Volume 41 Supplement 1
Antibiotics and multi-resistant organisms
© Tzialla et al. 2015
Published: 24 September 2015
The development of antibiotic resistance is a normal evolutionary process for microorganisms, but it is accelerated by the selective pressure exerted by the widespread use of antibacterial drugs.
Nearly all very low birth weight infants admitted to neonatal intensive care units (NICUs) receive an empirical antibiotic treatment in the first days of life, despite the evidence of sterile cultures [1, 2].
Several studies show that widespread and inappropriate use of antibiotics is very common in NICUs and that the overuse of antibiotics like third-generation cephalosporins favors the emergence of multi-resistant (MR)bacteria in NICUs [1, 2]. A recent study describes1,106 episodesof bacteremiain a NICU: 35.5% were caused bygram-negative bacteria (GNB), and18.6%byMR strains. In the multivariate analysisthe authors identifiesasindependent risk factorforthe emergence of resistance the exposure to third-generation cephalosporins, and carbapenems.
Glycopeptide antibiotics remain adequate as treatment of most staphylococcal infections and vancomycin is the drug of choice for serious infections [1, 4]. However in case of infections due to Gram-positive bacteria (GPB) unresponsive to vancomycin, linezolid has been the most used in neonatal settings. Several novel antibiotics active against GPB are currently in diverse phases of development [1, 4].
GNB are often resistant to at least one class of antibiotics that is used as standard, and may be from time to time resistant to all-first-line antibiotics. The development of new antibiotics active against resistant GNB has not progressed in parallel with increasing rates of resistance. This scenario of limited therapeutic options has prompted renewed interest in older and more toxic antimicrobials [4, 5].
Since antibiotic resistance cannot be eradicated, different strategies have been proposed to slow the development and spread of MR that aim to [6, 7]: 1)improve the knowledge of MR bacteria and antibiotic use through surveillance at national and international levels,2) conserve the effectiveness of existing treatments and3) stimulate the development of new antibiotics, alternativetreatmentsand preventive strategies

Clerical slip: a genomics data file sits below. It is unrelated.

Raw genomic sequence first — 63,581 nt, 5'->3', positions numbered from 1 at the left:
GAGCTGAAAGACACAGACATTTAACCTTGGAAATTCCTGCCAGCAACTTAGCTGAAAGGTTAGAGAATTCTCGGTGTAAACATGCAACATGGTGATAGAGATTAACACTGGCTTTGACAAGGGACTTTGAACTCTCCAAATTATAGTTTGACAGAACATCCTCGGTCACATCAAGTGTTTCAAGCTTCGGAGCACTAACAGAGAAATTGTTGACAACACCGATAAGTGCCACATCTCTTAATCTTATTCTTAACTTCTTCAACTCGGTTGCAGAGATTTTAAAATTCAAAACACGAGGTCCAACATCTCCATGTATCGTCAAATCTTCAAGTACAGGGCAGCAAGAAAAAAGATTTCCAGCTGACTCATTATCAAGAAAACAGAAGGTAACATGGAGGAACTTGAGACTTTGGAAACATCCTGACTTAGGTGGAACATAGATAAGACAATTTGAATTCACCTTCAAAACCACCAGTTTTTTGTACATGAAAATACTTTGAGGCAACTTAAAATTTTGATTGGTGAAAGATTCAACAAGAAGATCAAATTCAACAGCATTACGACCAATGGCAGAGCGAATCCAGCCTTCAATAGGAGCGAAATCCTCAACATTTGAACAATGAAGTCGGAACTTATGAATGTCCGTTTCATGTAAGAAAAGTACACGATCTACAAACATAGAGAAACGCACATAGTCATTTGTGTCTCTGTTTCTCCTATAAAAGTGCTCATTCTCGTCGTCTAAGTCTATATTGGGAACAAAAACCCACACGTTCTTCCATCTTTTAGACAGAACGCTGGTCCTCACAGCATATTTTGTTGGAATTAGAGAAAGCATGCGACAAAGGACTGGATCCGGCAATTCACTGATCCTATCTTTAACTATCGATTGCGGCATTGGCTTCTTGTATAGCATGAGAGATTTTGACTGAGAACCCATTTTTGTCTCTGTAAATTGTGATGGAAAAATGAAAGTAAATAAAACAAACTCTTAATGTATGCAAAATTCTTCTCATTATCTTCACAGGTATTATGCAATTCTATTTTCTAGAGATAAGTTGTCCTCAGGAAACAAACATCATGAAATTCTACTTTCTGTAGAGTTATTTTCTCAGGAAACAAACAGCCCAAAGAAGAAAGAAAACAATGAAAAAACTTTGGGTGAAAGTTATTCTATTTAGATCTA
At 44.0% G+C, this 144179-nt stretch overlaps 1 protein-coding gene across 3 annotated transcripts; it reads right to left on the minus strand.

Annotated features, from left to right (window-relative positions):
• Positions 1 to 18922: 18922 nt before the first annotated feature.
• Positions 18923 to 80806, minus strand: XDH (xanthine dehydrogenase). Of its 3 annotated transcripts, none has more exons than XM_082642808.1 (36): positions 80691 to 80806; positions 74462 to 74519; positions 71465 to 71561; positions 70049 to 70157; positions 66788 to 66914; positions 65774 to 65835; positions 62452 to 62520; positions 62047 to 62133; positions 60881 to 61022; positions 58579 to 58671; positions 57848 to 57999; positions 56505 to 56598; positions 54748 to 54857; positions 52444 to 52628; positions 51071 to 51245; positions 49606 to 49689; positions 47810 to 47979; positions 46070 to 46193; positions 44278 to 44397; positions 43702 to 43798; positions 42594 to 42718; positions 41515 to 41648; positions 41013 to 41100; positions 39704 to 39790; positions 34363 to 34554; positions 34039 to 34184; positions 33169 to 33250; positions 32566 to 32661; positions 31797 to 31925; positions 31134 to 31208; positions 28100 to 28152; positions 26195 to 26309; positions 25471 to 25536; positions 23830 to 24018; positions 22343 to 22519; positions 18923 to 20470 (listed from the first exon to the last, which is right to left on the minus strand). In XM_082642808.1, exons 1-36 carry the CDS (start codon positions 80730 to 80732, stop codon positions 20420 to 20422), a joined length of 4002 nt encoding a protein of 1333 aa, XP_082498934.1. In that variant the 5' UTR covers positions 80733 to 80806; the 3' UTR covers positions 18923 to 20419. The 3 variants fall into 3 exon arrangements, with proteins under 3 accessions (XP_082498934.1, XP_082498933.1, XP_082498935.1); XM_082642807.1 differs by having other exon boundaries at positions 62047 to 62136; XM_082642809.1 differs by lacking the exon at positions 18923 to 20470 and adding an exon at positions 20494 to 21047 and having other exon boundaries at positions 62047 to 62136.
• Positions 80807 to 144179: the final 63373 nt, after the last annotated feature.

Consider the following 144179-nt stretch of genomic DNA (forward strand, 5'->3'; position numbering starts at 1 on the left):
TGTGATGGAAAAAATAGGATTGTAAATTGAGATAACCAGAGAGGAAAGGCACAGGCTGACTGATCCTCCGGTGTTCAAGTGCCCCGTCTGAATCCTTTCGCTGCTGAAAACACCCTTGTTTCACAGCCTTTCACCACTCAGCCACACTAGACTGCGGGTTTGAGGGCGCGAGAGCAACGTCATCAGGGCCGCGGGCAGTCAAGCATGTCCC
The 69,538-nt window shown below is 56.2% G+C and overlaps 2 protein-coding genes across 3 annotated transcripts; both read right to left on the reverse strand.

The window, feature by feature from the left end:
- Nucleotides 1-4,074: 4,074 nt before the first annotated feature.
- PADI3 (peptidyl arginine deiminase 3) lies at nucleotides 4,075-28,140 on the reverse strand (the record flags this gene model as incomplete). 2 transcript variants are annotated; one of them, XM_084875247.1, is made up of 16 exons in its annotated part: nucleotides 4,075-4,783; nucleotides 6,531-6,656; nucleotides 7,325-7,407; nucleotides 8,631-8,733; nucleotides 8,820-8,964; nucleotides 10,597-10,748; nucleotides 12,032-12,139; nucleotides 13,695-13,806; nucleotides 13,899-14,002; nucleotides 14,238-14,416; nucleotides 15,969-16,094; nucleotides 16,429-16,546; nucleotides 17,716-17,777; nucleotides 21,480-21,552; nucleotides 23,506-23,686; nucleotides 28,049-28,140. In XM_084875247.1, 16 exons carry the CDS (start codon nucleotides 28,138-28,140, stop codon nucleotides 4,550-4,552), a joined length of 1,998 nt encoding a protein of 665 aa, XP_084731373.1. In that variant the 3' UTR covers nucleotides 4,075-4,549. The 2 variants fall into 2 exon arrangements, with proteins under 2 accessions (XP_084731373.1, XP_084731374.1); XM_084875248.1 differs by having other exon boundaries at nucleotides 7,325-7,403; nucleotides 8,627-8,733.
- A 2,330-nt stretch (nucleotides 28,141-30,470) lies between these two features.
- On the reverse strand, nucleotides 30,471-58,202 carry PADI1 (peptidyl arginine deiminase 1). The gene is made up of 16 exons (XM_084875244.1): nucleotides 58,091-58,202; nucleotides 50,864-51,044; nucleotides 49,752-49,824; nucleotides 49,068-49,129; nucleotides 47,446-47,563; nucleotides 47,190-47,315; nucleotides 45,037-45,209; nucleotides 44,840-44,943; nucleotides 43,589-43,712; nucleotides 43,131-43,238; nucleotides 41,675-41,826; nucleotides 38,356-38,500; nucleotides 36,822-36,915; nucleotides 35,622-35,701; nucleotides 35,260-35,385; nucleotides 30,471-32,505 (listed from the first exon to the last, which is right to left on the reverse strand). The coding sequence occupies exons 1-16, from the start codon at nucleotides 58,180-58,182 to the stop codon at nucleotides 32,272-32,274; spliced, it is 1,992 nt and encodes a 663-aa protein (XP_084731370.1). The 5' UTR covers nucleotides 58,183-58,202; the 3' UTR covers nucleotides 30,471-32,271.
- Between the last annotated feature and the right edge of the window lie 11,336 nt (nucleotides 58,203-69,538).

Antibiotic resistance is a public health concern worldwide. Although some important molecules are currently in diverse phases of development for treatment of infections due to resistant GPB, very few drugs have been reached advanced stages of development for infection due to MR gram-negative bacilli. At this point it is essential to preserve the efficacy of existing drugs while efforts to develop new treatment options proceed.
- Patel SJ, Saiman L: Antibiotic Resistance in Neonatal Intensive Care Unit Pathogens: Mechanism, Clinical Impact, and Prevention including Antibiotic Stewardship. ClinPerinatol. 2010, 37: 547-563.Google Scholar
- Russell AB, Sharland M, Heath PT: Improving antibiotic prescribing in neonatal units: time to act. Arch Dis Fetal Neonatal. 2012, 97: F 141-146. 10.1136/adc.2007.120709.View ArticleGoogle Scholar
- Tsai M-H, Chu S-M, Hsu J-F, Lien R, Huang H-R, Chiang M-C, et al: Risk factors and outcomes for multidrug-resistant Gram-negative bacteremia in the NICU. Pediatrics. 2014, 133: e 322-329. 10.1542/peds.2013-1248.View ArticleGoogle Scholar
- Gray JW, Patel M: Management of antibiotic-resistant infection in the newborn. Arch Dis Child EducPract. 2011, 96: 122-127. 10.1136/adc.2011.300163.85.View ArticleGoogle Scholar
- Gray JW, Ubhi H, Milner P: Antimicrobial treatment of serious gram-negative infections in newborns. Curr Infect Dis Rep. 2014, 16: 400-408.View ArticlePubMedGoogle Scholar
- World Health Organization: Antimicrobial resistance: Global report on surveillance. 2014Google Scholar
- Spellberg B, Gilbert DN: The future of antibiotics and resistance: a tribute to a career of leadership by. John Bartlett CID. 2014, 59: S71-S75.Google Scholar
This article is published under license to BioMed Central Ltd. This is an Open Access article distributed under the terms of the Creative Commons Attribution License (http://creativecommons.org/licenses/by/4.0), which permits unrestricted use, distribution, and reproduction in any medium, provided the original work is properly cited. The Creative Commons Public Domain Dedication waiver (http://creativecommons.org/publicdomain/zero/1.0/) applies to the data made available in this article, unless otherwise stated.